namely, of being summary and the use o f substantial evidenc e a s the req uired level of proof (in c ontrast to the usual preponde ranc e of evidence or proof beyond reasonable doubt in court proce edings) – revea l the c lear intent of the framers of the Ampa ro Rule to ha ve the equivalent of an ad ministrative proc eeding, albeit judicially c onduc ted, in add ressing Ampa ro situations. The standa rd of diligence required – the duty of public officials and employees to ob serve extraordinary diligenc e – po int, too, to the extraordinary measures expec ted in the protec tion of constitutional rights and in the consequent handling and investiga tion of extra judicial killings and enforc ed d isap pea ranc e cases. Thus, in these proceed ings, the Ampa ro petitioner need s only to properly c omply with the substanc e a nd form requirements of a Writ of Amparo pe tition, as disc ussed ab ove, and p rove the a llega tions by substantial evidenc e. Once a rebuttable c ase has been proven, the respo nde nts must then respo nd a nd prove their defenses ba sed on the stand ard o f diligence required . The rebuttable c ase, of c ourse, must show that a n enforced disap pearanc e took plac e under circ umstances showing a violation of the victim’s co nstitutional rights to life, liberty or sec urity, and the failure on the p art of the investiga ting authorities to app rop riately respo nd. The landmark case of Ang Tibay v. C ourt of Industrial Relations provide d the C ourt its first op po rtunity to de fine the substantial evide nc e required to a rrive at a valid de c ision in ad ministrative p roc eedings. To direc tly quote Ang Tibay: Substantial evide nc e is more than a mere scintilla. It means such relevant evidence as a reasonable mind might accept as adequate to support a c onc lusion. The statute p rovides that ‘the rules of evidenc e prevailing in c ourts of law a nd equity shall not be c ontrolling.’ The o bvious purpose of this and similar provisions is to free administrative boa rds from the compulsion of technical rules so that the mere admission of matter which would be deemed incompetent in judicial proc eed ings would not invalida te the administrative order. But this assuranc e of a desirab le flexibility in ad ministrative p roc ed ure do es not go so far as to justify orders without a ba sis in evidenc e having rational proba tive force. As a rule, minor Minor inc onsistenc ies in the testimo ny should not a ffec t the c redib ility o f the witness – inconsistencies such as these indicate truthfulness rather than prevarication and only tend to strengthen their prob ative va lue, in c ontrast to testimonies from va rious witnesses dovetailing on every detail; the latter cannot but generate suspic ion that the ma terial circ umstanc es they testified to were integral pa rts of a well thought of and prefabricated story.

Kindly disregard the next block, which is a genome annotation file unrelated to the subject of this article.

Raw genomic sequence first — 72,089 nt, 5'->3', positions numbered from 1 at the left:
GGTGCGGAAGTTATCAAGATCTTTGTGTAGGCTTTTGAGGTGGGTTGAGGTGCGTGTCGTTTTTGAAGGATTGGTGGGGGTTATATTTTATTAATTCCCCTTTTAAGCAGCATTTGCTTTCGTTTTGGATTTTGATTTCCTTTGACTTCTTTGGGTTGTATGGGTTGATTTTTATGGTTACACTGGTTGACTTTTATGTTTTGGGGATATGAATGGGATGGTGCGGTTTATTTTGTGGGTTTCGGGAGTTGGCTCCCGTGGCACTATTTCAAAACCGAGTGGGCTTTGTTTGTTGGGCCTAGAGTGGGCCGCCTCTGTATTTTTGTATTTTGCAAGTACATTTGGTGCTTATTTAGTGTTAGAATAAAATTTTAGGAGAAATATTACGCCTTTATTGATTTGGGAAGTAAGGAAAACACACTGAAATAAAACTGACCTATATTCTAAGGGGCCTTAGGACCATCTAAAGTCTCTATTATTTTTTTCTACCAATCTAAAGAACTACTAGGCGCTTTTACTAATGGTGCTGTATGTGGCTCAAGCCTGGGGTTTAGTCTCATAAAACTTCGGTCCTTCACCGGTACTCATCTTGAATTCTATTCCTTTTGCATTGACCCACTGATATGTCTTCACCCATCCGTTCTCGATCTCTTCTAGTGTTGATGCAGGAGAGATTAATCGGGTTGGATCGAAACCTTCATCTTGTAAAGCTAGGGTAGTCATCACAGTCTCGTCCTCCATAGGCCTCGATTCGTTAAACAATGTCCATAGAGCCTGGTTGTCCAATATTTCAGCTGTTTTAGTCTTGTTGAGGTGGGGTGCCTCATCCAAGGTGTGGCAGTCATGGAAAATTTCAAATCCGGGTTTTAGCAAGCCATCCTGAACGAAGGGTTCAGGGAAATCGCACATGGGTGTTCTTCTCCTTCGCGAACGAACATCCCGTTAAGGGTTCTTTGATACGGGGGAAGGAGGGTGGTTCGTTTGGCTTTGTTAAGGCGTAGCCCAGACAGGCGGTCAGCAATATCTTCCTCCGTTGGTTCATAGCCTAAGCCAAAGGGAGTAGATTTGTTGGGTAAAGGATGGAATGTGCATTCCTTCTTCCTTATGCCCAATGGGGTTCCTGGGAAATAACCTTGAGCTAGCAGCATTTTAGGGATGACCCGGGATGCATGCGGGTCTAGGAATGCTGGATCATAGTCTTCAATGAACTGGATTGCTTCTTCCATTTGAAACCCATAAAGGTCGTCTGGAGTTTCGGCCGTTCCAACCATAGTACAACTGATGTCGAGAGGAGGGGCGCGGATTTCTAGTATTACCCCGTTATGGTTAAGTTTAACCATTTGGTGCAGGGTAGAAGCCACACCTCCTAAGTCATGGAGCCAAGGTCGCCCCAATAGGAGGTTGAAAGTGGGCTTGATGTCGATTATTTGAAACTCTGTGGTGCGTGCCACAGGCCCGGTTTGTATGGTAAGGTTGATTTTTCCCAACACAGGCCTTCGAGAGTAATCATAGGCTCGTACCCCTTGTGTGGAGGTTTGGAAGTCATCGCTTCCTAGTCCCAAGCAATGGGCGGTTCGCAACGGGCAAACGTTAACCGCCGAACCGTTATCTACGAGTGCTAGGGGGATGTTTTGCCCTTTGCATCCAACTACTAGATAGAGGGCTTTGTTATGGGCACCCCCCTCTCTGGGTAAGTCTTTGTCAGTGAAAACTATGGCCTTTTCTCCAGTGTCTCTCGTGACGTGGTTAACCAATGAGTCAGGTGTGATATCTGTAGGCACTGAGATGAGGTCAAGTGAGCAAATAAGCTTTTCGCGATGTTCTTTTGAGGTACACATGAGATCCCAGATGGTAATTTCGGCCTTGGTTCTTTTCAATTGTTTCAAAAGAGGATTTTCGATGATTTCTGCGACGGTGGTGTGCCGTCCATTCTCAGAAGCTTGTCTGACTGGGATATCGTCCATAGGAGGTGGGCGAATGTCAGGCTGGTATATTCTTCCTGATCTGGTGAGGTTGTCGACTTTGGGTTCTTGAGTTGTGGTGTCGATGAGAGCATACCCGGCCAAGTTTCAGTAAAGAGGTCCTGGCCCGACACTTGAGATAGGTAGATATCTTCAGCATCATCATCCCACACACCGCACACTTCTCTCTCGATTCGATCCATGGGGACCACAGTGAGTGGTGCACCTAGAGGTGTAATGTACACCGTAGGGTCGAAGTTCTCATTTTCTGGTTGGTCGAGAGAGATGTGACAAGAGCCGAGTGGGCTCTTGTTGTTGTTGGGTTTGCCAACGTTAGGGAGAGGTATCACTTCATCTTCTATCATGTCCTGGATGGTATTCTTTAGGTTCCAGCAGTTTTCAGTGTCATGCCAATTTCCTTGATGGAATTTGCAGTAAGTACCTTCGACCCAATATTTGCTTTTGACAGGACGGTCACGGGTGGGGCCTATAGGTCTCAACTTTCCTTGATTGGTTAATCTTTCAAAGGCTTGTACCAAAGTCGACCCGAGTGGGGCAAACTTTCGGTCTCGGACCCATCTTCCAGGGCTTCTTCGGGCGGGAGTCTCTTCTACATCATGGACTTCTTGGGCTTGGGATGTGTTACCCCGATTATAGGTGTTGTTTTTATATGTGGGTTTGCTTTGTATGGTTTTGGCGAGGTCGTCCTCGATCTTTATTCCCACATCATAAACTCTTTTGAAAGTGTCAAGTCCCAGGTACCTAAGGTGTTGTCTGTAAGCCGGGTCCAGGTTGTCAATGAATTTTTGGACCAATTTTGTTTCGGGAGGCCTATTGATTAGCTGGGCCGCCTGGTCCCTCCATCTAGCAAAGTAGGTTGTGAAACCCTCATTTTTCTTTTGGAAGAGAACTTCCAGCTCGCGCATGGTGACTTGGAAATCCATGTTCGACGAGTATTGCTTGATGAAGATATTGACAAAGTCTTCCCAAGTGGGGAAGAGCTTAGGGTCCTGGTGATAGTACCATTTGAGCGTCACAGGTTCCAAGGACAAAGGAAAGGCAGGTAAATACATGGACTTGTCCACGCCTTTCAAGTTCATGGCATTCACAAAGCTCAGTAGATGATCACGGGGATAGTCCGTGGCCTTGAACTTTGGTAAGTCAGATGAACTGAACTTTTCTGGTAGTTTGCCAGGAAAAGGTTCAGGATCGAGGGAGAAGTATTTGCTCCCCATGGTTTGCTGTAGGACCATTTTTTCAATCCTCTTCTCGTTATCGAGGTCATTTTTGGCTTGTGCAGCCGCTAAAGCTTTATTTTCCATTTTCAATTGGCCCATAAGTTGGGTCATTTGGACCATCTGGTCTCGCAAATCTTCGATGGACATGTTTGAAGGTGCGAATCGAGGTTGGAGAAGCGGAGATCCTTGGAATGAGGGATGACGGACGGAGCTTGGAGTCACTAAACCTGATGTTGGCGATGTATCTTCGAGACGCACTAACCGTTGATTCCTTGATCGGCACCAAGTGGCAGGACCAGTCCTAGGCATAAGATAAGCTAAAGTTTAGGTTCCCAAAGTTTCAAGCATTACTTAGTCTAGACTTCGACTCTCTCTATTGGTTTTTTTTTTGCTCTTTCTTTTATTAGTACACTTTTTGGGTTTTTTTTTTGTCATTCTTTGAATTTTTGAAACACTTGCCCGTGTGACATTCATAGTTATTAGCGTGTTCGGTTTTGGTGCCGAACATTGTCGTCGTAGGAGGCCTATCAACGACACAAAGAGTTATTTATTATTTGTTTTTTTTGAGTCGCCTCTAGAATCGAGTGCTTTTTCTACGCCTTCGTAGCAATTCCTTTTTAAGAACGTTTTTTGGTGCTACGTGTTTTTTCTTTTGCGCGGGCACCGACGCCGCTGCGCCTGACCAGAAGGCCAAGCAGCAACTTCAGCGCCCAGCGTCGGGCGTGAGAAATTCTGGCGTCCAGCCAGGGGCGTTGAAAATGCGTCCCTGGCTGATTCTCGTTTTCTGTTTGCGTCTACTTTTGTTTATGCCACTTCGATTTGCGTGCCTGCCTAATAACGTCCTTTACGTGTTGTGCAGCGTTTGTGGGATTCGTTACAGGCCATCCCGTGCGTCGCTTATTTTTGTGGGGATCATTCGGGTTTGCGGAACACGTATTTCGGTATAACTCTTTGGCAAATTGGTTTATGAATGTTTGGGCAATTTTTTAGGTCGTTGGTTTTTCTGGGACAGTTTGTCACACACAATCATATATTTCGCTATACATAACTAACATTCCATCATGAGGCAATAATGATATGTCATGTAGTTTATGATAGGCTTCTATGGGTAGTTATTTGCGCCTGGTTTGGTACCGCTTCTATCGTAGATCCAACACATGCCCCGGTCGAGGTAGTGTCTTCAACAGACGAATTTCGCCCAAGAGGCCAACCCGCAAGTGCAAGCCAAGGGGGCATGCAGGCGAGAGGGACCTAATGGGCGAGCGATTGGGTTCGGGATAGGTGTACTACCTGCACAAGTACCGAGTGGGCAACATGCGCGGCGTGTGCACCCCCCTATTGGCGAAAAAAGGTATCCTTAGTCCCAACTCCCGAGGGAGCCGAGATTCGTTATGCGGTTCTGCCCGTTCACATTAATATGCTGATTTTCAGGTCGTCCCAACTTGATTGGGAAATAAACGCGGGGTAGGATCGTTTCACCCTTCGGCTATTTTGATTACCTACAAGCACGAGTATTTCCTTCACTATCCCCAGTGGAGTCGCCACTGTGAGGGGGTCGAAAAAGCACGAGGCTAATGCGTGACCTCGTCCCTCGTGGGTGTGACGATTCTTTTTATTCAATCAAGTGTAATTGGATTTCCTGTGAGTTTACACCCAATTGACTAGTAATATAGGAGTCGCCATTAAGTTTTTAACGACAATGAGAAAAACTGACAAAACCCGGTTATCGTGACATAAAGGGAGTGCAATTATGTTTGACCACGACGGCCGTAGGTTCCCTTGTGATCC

ENFORCED DISAPPEARANCESin relation to THE WRITOF AMPARO
Th e w r it o f a m p a ro d o e s n o t d e t e rm i n e g u i l t n o r p i n p o i n t c r im i n a l c u l p a b i l it y f o r th e d i sa p p e a r a n c e , r a t h e r, it de termines respon sibility, or at least ac c oun tab ility , for the enforc ed disap pe ara nc e for pu rposes of im po sing
writ of amp aro is] a protec tive remedy ag ainst t h e a p p r o p r ia t e r e m e d i e s t o a d d r e ss t h e d i sa p p e a r a n c e – [The violations or threats of viola tion aga inst the rights to life, liberty and sec urity. It embod ies, as a remed y, the c ourt’s direc tive to p olic e a genc ies to undertake spec ified c ourses of ac tion to a dd ress the d isap pearanc e of an individual, in this c ase, Engr. Morced N. Tagitis. It does not determine guilt nor pinpoint criminal culpability for the disap pe aranc e; rather, it de termines responsibility, or at lea st ac c ountab ility, for the e nforced disappearance for purposes of imposing the appropriate remedies to address the disappearance. Respo nsibility refers to the extent the a c tors have been established by substantial evidenc e to ha ve participated in whatever way, by action or omission, in an enforced disappearance, as a measure of the remed ies this C ourt shall c raft, among them, the directive to file the a pp rop riate c riminal a nd c ivil c ases ag ainst the respo nsible parties in the p rop er c ourts. Ac countab ility, on the other hand , refers to the mea sure of remedies that should be addressed to those who exhibited involvement in the enforced disappearance without bringing the level of their co mplic ity to the level of responsibility de fined abo ve; or who are imputed with knowledge relating to the enforced disappearance and who carry the burden of disclosure; or those who c arry, but have fa iled to disc harge, the b urde n of extraordinary diligence in the investiga tion of the enforce d disapp ea ranc e. In all these c ases, the issuanc e o f the Writ of Ampa ro is justified b y our primary goa l of ad dressing the d isap pearanc e, so that the life o f the victim is preserved and his libe rty and sec urity are restored. The A m pa ro Rule shou ld b e rea d, too , as a wo rk in progress, as its direc tions and finer p oints rem ain to e volve t h ro u g h t i m e a n d j u ri sp r u d e n c e a n d t h ro u g h t h e s u b st a n t iv e l a w s th a t C o n g re s s m a y p r o m u l g a t e –[T]he